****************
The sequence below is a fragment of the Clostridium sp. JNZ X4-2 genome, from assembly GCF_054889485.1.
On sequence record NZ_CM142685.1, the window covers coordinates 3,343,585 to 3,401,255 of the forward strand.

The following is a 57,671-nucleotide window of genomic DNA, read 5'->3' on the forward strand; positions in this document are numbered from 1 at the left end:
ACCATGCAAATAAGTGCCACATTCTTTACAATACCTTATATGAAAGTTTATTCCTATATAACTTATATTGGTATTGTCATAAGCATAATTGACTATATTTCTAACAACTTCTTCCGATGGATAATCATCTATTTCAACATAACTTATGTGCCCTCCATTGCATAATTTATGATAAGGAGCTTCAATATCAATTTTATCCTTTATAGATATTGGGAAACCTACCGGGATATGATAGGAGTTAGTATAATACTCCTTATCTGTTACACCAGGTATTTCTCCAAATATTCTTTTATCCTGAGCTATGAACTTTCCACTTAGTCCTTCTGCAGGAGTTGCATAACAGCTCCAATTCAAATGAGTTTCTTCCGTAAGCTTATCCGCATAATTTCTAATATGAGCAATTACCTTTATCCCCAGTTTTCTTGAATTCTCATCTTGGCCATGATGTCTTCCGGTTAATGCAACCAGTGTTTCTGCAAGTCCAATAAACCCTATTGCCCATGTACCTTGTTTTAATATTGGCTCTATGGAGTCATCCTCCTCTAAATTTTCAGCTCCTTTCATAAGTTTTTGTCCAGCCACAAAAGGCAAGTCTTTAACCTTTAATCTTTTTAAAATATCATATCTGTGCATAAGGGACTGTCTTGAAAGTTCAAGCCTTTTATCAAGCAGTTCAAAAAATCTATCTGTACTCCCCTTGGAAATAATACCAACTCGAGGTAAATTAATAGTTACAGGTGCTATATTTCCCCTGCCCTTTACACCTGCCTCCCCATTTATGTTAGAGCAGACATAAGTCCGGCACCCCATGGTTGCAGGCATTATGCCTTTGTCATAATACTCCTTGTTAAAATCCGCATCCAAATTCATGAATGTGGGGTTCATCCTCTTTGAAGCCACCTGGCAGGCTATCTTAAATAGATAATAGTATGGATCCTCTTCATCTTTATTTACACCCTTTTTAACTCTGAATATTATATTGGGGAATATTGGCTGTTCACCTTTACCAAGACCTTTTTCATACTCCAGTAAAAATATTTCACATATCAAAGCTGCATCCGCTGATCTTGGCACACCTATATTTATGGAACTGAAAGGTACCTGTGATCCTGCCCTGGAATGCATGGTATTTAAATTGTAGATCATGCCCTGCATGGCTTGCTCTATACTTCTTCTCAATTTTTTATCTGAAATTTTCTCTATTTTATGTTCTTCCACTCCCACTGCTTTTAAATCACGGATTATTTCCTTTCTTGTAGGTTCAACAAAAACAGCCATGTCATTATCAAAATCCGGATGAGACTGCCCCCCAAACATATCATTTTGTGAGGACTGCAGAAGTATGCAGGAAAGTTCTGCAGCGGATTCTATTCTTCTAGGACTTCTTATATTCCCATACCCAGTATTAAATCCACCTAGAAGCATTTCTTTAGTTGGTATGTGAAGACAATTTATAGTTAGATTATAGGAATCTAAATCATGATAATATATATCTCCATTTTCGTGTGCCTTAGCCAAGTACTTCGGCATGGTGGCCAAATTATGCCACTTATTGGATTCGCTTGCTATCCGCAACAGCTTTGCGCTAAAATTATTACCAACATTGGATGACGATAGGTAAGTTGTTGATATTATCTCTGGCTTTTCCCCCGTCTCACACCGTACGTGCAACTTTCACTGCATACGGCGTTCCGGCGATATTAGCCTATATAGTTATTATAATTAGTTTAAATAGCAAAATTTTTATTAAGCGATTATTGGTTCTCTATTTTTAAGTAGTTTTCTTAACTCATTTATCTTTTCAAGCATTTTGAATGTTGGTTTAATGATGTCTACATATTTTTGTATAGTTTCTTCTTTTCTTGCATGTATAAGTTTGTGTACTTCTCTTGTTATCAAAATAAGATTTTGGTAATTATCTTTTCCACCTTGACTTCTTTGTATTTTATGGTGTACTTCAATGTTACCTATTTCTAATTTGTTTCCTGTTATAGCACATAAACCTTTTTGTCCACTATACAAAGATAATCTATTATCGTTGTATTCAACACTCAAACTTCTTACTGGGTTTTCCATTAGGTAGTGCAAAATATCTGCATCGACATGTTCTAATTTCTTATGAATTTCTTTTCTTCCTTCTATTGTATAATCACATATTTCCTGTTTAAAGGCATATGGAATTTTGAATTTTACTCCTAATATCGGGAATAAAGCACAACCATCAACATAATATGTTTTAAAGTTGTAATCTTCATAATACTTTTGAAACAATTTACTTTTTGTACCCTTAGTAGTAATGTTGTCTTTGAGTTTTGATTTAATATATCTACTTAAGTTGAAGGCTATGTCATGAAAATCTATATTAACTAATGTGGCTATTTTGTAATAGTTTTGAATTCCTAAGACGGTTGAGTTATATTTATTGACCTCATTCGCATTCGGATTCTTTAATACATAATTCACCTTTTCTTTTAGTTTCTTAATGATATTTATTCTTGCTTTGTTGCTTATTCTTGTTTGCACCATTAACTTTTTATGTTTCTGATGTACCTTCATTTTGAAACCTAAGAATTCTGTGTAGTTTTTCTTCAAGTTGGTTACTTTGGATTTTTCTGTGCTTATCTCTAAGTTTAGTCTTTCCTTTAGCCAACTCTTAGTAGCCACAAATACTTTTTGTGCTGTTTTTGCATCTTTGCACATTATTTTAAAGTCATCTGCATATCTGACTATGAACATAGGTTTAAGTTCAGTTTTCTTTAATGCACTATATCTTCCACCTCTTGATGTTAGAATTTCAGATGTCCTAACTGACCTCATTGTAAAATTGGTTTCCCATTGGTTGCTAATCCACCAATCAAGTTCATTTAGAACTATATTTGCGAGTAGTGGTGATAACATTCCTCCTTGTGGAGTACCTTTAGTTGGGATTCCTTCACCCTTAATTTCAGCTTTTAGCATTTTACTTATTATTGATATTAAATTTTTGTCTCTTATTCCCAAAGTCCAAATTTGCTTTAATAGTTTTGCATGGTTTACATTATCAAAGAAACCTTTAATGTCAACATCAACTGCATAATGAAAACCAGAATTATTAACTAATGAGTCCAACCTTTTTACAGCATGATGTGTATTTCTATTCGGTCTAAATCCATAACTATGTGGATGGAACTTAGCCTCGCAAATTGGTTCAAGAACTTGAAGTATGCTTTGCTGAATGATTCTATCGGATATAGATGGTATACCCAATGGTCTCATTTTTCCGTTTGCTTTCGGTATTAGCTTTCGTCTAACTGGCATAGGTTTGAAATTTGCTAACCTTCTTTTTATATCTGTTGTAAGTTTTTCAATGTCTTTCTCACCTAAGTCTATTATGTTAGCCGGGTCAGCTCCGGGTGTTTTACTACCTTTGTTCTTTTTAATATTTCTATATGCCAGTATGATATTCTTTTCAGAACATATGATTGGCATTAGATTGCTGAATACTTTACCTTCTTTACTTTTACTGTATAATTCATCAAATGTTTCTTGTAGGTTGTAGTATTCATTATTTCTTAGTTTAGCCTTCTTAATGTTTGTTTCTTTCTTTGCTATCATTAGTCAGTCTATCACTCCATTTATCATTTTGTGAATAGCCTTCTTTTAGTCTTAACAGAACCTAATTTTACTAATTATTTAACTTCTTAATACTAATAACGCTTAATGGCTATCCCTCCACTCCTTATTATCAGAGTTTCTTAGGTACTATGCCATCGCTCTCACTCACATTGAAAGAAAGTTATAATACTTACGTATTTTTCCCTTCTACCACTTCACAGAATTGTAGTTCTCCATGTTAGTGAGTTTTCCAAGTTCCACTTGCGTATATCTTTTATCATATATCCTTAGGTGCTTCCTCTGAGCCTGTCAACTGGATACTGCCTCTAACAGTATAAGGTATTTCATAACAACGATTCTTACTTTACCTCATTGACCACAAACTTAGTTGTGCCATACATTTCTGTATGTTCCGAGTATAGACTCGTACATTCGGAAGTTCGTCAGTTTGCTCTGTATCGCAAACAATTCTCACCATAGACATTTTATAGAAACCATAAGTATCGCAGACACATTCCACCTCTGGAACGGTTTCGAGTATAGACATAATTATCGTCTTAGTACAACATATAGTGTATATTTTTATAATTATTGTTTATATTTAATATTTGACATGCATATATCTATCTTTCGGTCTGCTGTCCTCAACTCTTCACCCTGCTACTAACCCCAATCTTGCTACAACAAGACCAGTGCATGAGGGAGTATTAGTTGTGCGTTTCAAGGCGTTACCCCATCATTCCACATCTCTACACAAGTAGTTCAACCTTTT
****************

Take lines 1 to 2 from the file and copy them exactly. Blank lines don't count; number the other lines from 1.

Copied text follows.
The sequence below is a fragment of the Clostridium sp. JNZ X4-2 genome, from assembly GCF_054889485.1.
On sequence record NZ_CM142685.1, the window covers coordinates 3,343,585 to 3,401,255 of the forward strand.